Once his business was completed in the bathroom Grandpa went out to sit on the porch. Apparently he found the chair too hard and uncomfortable, because he went back in the house, took a soft dinner roll from a basket on the table, wrapped it up in a paper towel, and brought it back outside to place on the chair and then sit on it. Both events were bizarre, and so unlike the Grandpa I had known, but only the beginning of the Grandpa I would come to know.
Grandpa was taken in for tests. Brain scans, and many questions later, he was diagnosed with Alzheimer’s. The doctor, quite unfairly I think, judged him to be at the mental level of a 2-year-old, and soon unable to recognize even his wife. Thrusting Grandpa into a stressful, unfamiliar environment left him flustered and recalcitrant, something an inattentive doctor could easily read as stupidity. Though becoming increasingly confused, Grandpa’s mental ability was not reduced to that of a two-year-old, and two years later he could still recognize his wife.
But even if overly harsh, the core diagnoses was correct. Grandpa had Alzheimer’s, and it was starting to get bad. The only place left to go was very bad. The strain on Grandma from taking care of an increasingly agitated and incapable Grandpa was beginning to show. Unless Grandpa died soon, Grandma would certainly need help. The observation, rather obvious, was floated around in conversation, but nothing further said, or concluded.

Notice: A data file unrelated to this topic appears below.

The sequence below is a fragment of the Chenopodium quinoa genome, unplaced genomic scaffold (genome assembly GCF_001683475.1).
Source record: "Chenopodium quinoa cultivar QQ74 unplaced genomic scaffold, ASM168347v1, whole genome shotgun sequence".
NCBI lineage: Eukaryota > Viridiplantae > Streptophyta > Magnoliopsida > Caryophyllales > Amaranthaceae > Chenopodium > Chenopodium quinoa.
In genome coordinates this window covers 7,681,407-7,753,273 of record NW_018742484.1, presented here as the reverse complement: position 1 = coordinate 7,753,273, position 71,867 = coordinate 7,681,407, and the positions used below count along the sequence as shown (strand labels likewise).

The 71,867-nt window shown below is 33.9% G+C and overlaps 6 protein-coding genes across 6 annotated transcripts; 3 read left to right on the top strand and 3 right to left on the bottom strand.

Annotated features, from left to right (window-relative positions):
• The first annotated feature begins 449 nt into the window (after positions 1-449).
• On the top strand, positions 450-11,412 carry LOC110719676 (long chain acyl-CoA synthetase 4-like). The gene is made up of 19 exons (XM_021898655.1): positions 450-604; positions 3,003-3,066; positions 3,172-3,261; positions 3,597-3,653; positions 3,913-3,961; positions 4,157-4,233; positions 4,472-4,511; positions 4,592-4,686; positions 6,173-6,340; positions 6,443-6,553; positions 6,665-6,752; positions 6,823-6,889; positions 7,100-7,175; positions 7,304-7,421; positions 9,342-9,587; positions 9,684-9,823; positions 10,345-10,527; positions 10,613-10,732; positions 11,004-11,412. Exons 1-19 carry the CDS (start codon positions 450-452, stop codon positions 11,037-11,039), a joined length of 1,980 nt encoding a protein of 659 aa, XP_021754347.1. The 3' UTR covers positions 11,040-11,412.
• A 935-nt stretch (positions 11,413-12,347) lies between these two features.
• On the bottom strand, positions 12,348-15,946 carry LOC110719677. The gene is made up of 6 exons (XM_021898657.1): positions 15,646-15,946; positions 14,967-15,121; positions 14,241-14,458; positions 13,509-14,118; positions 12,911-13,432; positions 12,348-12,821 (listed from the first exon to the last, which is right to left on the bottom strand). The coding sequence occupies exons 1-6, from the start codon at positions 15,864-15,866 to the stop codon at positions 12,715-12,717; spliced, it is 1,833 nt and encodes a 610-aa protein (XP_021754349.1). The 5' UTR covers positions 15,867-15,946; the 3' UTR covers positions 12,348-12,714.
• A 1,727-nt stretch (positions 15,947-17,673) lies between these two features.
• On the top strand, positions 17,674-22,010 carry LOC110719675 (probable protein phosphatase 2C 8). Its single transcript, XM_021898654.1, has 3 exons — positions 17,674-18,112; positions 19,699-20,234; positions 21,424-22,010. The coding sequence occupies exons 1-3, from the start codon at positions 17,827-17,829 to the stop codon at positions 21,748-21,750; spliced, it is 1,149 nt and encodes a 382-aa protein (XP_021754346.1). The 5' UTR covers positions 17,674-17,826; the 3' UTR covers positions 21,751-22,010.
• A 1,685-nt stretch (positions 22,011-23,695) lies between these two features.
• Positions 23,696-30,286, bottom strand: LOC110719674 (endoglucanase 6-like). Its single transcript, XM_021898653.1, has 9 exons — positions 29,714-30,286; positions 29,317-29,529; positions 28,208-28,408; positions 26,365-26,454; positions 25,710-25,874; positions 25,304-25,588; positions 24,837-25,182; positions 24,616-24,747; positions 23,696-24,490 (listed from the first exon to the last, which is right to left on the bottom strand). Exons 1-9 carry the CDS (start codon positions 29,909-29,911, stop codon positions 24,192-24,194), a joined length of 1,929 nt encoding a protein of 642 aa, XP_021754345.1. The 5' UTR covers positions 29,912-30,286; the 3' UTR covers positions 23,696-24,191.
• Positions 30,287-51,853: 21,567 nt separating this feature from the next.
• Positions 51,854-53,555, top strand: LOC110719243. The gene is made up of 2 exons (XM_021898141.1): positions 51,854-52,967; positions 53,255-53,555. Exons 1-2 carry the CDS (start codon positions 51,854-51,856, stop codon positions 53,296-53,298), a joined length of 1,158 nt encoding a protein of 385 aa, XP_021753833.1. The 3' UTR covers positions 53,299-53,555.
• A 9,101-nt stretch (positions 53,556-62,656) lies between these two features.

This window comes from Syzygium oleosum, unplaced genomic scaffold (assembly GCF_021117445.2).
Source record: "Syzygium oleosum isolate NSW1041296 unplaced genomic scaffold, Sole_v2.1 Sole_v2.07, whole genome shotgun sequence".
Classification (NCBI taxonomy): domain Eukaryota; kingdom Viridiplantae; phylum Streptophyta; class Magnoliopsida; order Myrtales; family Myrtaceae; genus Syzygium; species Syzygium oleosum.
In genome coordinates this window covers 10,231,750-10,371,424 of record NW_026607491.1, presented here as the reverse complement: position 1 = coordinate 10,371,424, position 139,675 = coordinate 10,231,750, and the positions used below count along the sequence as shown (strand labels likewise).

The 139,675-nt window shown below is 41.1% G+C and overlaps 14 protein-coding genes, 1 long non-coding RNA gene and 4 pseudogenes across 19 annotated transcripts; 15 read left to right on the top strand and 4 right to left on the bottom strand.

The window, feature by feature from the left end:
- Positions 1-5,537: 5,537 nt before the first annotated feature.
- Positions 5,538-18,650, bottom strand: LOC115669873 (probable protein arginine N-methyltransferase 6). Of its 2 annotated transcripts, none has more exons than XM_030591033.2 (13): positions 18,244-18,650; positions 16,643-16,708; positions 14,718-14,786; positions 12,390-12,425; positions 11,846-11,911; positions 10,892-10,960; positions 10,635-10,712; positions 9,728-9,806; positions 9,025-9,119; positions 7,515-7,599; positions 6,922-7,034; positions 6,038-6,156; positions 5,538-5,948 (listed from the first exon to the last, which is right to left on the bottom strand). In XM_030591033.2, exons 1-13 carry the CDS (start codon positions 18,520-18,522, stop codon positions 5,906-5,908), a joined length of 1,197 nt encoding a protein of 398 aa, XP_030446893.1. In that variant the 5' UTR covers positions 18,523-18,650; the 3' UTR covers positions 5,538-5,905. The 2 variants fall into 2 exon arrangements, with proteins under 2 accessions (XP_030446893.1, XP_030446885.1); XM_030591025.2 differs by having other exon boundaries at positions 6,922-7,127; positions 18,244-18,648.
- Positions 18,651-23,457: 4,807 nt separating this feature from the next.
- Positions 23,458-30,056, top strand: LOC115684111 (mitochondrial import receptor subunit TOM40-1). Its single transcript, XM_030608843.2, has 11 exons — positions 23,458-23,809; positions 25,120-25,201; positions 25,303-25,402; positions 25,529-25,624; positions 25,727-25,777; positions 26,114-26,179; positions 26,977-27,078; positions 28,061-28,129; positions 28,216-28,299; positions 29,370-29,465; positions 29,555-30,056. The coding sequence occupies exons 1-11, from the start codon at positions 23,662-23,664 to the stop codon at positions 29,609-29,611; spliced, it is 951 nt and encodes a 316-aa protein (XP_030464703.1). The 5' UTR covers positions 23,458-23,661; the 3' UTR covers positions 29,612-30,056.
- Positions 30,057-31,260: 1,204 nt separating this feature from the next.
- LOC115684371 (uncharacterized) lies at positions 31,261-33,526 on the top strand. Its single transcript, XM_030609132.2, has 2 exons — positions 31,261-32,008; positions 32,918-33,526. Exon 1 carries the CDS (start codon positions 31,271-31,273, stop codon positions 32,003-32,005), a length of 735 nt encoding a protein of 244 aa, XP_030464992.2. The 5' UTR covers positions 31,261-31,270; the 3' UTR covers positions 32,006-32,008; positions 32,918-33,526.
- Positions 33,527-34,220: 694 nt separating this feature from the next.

With college finished Arlan remained with Grandma and Grandpa while he began job hunting. When the call came in that Arlan was accepted for a position of employment, Grandpa was the only one around to answer. The conversation that followed was later related to Arlan by his employer, on whom it had made a big impression.
“Hello?” Grandpa said.
The man said he wished to speak with Arlan.
“Okay, let me go find him,” Grandpa said.
There followed a long wait. Then Grandpa picked up the phone again.
“Hello?” he said.
The man stated his request again.
“Okay, hang on,” Grandpa said again, and left.
There followed yet another period of silence during Grandpa’s absence. Finally, he finished wandering around and picked up the phone again.
“Hello,” he said. “I can’t help you, and apparently there is nobody here who can.”
It was a prescient statement.